Day 5 was a rather interesting trek back to Puani Garat. It took us through the ancient Oshla village inhabited by ‘pahadis’ (people living in the mountains). According to a local, Oshla has been around for 200 years, when migrants from Rajasthan moved here. The houses and small buildings are made of wood for protection from heavy snowfall during the winter months. The people here were kind and welcoming, and probably used to seeing a lot of trekkers pass through this route. Spending time with them was heartwarming and that made it difficult to say goodbye.
After a long day covering a distance of 12 kilometres, we were back to our first campsite. It felt like the first day all over again, except that we were now soul-filled and enriched by the mountains.
Day 6 was the trek back to Taluka through the same route as Day 1. This trail truly defines what a walk through nature’s lap is all about. And here we were, walking back one last time to finish our journey. Soon after our last few footsteps in Taluka, we went back to Sankri in a jeep.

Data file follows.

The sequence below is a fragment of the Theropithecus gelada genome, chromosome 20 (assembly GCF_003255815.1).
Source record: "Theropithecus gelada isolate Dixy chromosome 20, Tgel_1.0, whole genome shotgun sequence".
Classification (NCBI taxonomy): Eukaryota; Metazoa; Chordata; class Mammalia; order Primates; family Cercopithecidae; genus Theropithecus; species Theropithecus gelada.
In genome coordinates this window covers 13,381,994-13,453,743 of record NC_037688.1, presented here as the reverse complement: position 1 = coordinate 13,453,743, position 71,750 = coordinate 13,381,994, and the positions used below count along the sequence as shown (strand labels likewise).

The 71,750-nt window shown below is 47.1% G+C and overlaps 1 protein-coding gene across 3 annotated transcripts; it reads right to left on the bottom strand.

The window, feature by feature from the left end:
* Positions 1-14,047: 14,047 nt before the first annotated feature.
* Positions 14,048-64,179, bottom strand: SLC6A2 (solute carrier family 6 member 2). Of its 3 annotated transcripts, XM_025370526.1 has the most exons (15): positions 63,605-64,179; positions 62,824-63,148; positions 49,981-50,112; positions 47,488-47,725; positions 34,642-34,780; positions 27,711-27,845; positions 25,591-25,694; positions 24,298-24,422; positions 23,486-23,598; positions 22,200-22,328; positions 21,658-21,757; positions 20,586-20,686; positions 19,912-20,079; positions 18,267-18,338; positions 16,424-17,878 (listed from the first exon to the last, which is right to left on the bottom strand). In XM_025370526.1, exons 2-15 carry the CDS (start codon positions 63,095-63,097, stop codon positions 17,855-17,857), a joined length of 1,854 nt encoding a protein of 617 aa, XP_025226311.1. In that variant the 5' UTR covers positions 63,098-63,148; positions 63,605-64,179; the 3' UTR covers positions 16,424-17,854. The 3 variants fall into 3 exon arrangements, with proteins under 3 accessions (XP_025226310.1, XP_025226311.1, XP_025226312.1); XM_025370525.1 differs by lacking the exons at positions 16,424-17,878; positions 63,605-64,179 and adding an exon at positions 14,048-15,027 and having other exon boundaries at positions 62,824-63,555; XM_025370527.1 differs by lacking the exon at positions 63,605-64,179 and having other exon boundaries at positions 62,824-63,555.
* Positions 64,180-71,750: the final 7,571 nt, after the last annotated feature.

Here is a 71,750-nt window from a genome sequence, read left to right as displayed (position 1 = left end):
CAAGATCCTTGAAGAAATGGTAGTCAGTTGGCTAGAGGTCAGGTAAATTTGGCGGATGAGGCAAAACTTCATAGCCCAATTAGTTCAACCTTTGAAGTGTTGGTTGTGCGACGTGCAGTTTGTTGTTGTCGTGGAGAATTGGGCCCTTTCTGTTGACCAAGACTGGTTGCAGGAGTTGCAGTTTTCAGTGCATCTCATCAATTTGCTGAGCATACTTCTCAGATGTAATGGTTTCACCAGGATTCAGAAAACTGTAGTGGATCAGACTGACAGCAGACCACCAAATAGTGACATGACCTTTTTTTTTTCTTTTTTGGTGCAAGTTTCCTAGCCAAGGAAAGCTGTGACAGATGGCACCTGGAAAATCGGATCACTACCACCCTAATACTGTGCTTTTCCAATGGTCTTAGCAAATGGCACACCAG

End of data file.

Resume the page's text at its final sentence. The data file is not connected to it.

At the higher altitudes in this region, one will come across pine trees, devdar trees and bhuj trees. Hindu mythologies deliver legends about ‘granths’ (texts of Mahabharata) being written on these trees much before 400 B.C. The Himalayas has always been a paradise for bird watchers and Har ki Dun offers no less if you have the passion and patience to capture your sight.
It was a regretful goodbye to the mountains and I cannot wait to go back already- next time for a longer period. To conclude this travel account, I’m going to quote a small excerpt from Paulo Coelho’s ‘Like the Flowing River’-
Be joyful when you reach the top: Cry, clap your hands, shout out loud that you made it; let the wind (because it is always windy up there) purify your mind, cool your hot, weary feet, open your eyes, blow the dust out of your heart. What was once only a dream, a distant vision, is now part of your life. You made it, and that is good.
This blog was originally published on 'Hues of Indulgence